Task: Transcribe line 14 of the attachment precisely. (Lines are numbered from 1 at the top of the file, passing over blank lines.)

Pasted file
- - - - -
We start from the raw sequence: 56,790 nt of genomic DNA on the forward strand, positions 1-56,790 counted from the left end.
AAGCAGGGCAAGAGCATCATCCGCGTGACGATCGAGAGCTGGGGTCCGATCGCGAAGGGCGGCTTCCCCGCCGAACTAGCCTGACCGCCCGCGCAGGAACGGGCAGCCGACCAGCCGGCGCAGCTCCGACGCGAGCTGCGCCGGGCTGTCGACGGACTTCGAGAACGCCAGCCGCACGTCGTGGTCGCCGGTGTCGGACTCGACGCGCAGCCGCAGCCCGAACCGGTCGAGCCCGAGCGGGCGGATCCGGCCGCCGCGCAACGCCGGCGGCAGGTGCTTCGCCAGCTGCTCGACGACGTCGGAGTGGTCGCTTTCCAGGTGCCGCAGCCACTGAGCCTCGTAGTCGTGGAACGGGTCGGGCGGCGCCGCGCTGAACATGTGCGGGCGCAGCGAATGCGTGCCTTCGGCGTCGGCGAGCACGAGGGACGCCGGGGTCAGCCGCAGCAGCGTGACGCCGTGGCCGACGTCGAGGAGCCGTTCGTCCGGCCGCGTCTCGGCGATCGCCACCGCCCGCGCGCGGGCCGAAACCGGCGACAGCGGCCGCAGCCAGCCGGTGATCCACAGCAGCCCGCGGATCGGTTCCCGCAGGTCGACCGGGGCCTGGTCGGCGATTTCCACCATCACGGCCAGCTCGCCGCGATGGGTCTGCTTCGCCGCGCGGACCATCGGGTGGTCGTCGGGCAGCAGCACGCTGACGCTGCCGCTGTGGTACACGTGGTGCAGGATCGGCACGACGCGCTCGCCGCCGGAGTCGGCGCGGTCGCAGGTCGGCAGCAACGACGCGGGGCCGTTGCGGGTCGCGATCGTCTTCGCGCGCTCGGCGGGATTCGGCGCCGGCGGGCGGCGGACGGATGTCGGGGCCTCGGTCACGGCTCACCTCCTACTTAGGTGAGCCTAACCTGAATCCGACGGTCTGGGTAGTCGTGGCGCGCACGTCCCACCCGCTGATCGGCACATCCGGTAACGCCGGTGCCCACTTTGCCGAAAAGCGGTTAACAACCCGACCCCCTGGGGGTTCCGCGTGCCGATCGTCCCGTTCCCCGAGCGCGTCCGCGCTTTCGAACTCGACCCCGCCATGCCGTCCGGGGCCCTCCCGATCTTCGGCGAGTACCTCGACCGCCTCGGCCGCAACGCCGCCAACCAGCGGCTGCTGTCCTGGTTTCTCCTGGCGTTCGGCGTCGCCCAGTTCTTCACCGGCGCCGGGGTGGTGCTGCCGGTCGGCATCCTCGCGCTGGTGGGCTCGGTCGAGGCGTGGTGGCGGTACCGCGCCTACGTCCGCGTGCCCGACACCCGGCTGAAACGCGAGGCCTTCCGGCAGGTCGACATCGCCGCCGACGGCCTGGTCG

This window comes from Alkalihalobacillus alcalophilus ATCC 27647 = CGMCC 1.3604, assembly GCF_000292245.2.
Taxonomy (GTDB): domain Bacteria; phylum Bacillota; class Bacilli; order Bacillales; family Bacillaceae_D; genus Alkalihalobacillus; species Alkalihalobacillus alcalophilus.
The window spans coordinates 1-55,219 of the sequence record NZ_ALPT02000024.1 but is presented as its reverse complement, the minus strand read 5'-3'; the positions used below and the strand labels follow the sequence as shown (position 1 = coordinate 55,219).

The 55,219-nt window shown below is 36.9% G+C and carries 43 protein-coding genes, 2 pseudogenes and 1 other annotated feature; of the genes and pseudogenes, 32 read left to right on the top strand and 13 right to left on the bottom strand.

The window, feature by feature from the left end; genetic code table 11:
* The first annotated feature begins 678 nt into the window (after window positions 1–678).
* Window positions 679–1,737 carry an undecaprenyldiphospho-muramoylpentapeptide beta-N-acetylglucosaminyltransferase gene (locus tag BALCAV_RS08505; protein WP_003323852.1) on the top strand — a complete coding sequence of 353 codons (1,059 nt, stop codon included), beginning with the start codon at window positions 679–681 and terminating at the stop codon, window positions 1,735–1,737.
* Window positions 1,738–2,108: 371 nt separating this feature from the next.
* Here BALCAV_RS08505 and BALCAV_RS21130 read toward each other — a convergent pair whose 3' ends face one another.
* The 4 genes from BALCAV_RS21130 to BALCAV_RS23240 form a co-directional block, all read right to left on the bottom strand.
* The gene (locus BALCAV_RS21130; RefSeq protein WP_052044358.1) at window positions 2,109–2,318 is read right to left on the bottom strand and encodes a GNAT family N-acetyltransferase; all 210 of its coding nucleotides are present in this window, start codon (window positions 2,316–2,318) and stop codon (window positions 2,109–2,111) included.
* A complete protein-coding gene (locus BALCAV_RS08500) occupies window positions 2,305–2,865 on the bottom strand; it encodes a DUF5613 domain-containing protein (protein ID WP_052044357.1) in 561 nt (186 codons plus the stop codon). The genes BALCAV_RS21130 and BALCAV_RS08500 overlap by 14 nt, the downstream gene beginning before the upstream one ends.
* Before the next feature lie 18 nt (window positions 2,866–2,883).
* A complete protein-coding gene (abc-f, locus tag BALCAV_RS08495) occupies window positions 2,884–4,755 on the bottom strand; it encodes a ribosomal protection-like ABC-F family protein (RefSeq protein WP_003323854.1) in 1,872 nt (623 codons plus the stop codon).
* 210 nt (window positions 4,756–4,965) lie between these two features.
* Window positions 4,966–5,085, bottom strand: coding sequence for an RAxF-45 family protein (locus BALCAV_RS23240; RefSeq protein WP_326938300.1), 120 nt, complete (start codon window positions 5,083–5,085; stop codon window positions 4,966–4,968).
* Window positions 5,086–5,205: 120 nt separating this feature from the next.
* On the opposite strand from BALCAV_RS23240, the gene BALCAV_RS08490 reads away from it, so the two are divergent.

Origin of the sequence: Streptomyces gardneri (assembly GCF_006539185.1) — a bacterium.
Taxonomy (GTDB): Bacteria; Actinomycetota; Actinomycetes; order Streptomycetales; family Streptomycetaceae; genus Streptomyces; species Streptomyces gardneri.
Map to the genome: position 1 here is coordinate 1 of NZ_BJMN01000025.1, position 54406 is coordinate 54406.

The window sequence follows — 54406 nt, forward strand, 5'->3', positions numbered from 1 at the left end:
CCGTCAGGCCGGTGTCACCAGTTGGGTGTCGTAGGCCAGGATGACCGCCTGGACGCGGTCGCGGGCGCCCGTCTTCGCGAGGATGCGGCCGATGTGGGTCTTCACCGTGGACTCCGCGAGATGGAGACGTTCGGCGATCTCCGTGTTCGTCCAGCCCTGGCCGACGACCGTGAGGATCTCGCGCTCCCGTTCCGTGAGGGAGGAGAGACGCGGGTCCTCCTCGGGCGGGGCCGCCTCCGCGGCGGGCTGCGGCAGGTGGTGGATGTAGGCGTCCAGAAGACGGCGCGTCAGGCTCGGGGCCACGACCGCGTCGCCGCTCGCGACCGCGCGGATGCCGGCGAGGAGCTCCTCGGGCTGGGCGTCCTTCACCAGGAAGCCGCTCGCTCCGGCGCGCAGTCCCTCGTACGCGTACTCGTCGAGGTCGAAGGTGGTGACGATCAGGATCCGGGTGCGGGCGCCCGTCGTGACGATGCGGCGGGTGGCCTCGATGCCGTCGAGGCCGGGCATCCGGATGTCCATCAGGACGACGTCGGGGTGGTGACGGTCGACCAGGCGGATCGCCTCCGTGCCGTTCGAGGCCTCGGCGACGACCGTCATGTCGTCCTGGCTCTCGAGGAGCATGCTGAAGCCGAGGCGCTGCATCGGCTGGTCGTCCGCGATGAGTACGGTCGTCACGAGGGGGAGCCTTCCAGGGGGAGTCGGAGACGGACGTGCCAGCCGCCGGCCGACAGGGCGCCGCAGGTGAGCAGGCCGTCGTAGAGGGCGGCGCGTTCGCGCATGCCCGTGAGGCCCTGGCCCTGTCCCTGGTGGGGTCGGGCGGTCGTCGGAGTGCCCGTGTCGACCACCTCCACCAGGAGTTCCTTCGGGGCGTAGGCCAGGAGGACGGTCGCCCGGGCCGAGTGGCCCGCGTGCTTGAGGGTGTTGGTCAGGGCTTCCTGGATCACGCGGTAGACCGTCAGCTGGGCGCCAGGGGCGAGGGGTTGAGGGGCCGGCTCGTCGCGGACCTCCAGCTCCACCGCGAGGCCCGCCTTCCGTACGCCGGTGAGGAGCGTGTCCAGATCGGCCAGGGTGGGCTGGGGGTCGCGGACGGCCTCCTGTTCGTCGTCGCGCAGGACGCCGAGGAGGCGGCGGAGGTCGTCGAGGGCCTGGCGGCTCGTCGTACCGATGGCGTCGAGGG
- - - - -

* A complete protein-coding gene (locus BALCAV_RS08500) occupies window positions 2,305–2,865 on the bottom strand; it encodes a DUF5613 domain-containing protein (protein ID WP_052044357.1) in 561 nt (186 codons plus the stop codon). The genes BALCAV_RS21130 and BALCAV_RS08500 overlap by 14 nt, the downstream gene beginning before the upstream one ends.